Showing posts from 2019

Observing Flooding Extent in South Florida from ‘Super Camera’ 700km above the Earth

Author: Boya Zhang Looking at the title, you must be thinking I am crazy. And you will confirm that I am crazy, if I tell you this will be part of my PhD dissertation. You may also be wondering what is ‘super camera’? Why it is flying or floating in the 700 km in the outer space? Even if it exists, why and how to use this strange thing to observe South Florida flooding? Let me solve the puzzle. The ‘super camera’ is not like a Canon digital camera. Indeed, it is a radar, which is short for ‘radio detection and ranging’. Simply speaking, one of the basic tasks of radar is to detect the signal and measure the distance.   But, detect what signal, and measure the distance of what? My research uses a special type of radar, and it has a very unfriendly name- ‘Synthetic Aperture Radar’ or SAR. (Let’s skip the meaning of the first two words of the name, because it may take another article to explain!) SAR is able to actively transmit microwave signal towards the Earth surface. Indeed

Do you know the history of your field site?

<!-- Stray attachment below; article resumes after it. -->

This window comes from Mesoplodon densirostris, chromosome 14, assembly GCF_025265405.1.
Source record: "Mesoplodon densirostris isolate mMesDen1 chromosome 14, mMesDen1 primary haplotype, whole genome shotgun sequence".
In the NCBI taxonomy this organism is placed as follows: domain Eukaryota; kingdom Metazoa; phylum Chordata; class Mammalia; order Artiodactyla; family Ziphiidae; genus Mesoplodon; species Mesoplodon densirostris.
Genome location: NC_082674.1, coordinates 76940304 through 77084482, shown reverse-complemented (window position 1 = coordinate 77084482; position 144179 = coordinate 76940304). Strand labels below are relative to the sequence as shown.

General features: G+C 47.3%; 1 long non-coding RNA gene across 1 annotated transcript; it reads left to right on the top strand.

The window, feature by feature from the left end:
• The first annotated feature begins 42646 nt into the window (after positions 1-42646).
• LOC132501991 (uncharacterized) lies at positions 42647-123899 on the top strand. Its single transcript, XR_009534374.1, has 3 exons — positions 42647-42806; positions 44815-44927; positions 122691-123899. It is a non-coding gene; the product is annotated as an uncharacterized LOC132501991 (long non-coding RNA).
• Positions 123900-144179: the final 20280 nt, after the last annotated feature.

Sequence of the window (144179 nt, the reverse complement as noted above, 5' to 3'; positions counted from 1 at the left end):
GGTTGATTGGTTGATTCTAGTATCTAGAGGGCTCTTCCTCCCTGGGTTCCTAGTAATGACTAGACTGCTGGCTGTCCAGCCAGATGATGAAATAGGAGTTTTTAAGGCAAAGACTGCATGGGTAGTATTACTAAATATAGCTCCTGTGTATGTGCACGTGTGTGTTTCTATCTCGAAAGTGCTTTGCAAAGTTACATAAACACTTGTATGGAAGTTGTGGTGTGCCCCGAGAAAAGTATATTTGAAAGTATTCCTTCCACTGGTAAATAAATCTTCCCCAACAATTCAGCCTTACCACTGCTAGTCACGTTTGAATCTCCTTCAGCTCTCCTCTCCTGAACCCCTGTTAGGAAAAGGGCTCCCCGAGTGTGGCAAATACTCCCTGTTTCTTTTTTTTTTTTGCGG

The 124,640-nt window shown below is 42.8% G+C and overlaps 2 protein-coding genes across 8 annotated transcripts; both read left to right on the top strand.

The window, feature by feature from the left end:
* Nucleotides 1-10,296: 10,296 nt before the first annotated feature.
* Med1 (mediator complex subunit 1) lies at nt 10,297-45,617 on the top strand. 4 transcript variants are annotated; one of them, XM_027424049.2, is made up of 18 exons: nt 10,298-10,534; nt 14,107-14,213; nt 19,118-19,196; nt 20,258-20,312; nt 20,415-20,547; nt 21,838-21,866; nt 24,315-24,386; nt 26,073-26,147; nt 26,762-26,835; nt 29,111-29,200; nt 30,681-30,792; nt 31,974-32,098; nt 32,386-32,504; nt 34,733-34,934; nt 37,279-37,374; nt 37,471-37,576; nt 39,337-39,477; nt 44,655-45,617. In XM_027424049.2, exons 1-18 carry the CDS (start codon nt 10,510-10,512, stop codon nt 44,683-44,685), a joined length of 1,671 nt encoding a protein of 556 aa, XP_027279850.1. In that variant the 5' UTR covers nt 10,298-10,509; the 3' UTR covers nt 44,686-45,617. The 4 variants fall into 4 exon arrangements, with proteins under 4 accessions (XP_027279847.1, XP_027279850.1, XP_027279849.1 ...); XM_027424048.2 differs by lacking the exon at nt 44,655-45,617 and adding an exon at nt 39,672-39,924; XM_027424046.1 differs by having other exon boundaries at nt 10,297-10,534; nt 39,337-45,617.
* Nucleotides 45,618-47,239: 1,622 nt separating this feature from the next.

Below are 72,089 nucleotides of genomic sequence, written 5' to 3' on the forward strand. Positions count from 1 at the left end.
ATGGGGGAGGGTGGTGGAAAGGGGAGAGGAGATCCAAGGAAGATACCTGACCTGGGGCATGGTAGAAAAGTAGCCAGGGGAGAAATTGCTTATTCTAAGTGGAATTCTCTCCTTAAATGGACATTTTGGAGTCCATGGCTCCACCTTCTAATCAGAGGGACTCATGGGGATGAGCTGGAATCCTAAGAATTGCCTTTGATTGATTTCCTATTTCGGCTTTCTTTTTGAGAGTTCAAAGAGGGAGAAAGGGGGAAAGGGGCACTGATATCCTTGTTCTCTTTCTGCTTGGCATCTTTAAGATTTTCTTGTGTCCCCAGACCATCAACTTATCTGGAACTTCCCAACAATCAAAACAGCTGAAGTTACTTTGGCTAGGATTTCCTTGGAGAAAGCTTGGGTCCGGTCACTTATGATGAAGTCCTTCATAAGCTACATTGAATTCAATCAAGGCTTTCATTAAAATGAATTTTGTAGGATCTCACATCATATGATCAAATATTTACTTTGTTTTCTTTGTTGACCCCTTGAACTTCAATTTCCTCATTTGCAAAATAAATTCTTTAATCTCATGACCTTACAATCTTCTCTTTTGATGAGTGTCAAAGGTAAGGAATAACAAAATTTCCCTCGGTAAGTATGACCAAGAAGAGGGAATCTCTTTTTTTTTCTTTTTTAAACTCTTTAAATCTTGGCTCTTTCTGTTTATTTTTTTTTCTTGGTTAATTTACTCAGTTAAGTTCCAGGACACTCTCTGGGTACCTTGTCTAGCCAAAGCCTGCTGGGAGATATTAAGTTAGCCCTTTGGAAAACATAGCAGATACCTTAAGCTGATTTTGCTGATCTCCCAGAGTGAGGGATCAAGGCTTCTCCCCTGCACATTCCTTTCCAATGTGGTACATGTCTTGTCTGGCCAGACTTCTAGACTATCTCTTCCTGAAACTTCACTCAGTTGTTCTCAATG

Author: Cody Eggenberger From nukes to murder to drug smuggling, the Everglades have had an interesting history to say the least. Since moving to south Florida, apart from the deep love I’ve developed for the recreational fish species I am lucky enough to research, I’ve developed a fascination with the history of the Everglades. Unfortunately, very few places still exist in the US that are able to give you the feeling that you’ve time traveled to a prehistoric, untouched past, where reptilian dinosaurs larger than boats and monstrous schools of fish larger than humans lurk beneath the water’s surface. Anyone who knows anything about the terrible ideas us  Homo SAPIENS  have  had in the past regarding the Everglades knows that the ecosystem has been drastically altered and much of the beauty we see today is a mere shadow of what it once was. From experience and communication, the trials and tribulations that always seem to coincide with field research often causes graduate student